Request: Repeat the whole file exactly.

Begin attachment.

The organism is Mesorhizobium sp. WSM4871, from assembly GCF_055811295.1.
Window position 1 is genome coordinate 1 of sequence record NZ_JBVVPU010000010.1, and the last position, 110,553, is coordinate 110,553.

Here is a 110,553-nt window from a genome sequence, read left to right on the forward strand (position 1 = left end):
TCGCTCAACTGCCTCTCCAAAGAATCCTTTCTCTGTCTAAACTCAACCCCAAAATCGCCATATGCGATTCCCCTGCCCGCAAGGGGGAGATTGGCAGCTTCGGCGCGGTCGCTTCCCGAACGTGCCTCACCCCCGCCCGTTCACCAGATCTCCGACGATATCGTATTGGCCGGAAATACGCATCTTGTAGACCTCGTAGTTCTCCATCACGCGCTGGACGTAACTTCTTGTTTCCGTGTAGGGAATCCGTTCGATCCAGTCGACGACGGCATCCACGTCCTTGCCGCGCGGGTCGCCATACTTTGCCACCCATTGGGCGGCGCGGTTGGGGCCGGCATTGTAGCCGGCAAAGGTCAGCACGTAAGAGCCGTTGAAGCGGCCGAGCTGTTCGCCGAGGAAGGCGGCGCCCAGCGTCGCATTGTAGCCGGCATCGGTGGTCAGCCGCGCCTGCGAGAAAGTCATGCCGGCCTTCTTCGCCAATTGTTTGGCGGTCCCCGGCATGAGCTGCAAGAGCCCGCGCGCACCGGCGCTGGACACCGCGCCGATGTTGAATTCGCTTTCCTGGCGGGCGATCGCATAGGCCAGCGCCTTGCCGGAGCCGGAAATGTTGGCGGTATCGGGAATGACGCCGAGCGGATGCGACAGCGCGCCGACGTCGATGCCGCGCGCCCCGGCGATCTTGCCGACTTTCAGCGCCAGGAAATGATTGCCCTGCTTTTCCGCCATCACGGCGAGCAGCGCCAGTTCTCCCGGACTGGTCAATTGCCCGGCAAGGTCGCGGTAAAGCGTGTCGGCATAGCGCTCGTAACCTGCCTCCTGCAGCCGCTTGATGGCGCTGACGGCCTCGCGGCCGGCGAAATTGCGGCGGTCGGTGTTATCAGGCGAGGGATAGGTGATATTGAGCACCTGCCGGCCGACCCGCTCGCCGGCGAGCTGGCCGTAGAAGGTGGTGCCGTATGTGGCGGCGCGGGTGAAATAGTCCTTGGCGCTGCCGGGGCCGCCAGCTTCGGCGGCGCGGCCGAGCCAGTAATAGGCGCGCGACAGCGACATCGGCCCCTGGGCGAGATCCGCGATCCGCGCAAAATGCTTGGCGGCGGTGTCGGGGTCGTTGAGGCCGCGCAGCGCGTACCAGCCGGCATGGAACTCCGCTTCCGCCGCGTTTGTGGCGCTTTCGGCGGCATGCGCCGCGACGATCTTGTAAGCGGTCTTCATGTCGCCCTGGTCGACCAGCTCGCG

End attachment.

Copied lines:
The organism is Mesorhizobium sp. WSM4871, from assembly GCF_055811295.1.
Window position 1 is genome coordinate 1 of sequence record NZ_JBVVPU010000010.1, and the last position, 110,553, is coordinate 110,553.

Here is a 110,553-nt window from a genome sequence, read left to right on the forward strand (position 1 = left end):
TCGCTCAACTGCCTCTCCAAAGAATCCTTTCTCTGTCTAAACTCAACCCCAAAATCGCCATATGCGATTCCCCTGCCCGCAAGGGGGAGATTGGCAGCTTCGGCGCGGTCGCTTCCCGAACGTGCCTCACCCCCGCCCGTTCACCAGATCTCCGACGATATCGTATTGGCCGGAAATACGCATCTTGTAGACCTCGTAGTTCTCCATCACGCGCTGGACGTAACTTCTTGTTTCCGTGTAGGGAATCCGTTCGATCCAGTCGACGACGGCATCCACGTCCTTGCCGCGCGGGTCGCCATACTTTGCCACCCATTGGGCGGCGCGGTTGGGGCCGGCATTGTAGCCGGCAAAGGTCAGCACGTAAGAGCCGTTGAAGCGGCCGAGCTGTTCGCCGAGGAAGGCGGCGCCCAGCGTCGCATTGTAGCCGGCATCGGTGGTCAGCCGCGCCTGCGAGAAAGTCATGCCGGCCTTCTTCGCCAATTGTTTGGCGGTCCCCGGCATGAGCTGCAAGAGCCCGCGCGCACCGGCGCTGGACACCGCGCCGATGTTGAATTCGCTTTCCTGGCGGGCGATCGCATAGGCCAGCGCCTTGCCGGAGCCGGAAATGTTGGCGGTATCGGGAATGACGCCGAGCGGATGCGACAGCGCGCCGACGTCGATGCCGCGCGCCCCGGCGATCTTGCCGACTTTCAGCGCCAGGAAATGATTGCCCTGCTTTTCCGCCATCACGGCGAGCAGCGCCAGTTCTCCCGGACTGGTCAATTGCCCGGCAAGGTCGCGGTAAAGCGTGTCGGCATAGCGCTCGTAACCTGCCTCCTGCAGCCGCTTGATGGCGCTGACGGCCTCGCGGCCGGCGAAATTGCGGCGGTCGGTGTTATCAGGCGAGGGATAGGTGATATTGAGCACCTGCCGGCCGACCCGCTCGCCGGCGAGCTGGCCGTAGAAGGTGGTGCCGTATGTGGCGGCGCGGGTGAAATAGTCCTTGGCGCTGCCGGGGCCGCCAGCTTCGGCGGCGCGGCCGAGCCAGTAATAGGCGCGCGACAGCGACATCGGCCCCTGGGCGAGATCCGCGATCCGCGCAAAATGCTTGGCGGCGGTGTCGGGGTCGTTGAGGCCGCGCAGCGCGTACCAGCCGGCATGGAACTCCGCTTCCGCCGCGTTTGTGGCGCTTTCGGCGGCATGCGCCGCGACGATCTTGTAAGCGGTCTTCATGTCGCCCTGGTCGACCAGCTCGCG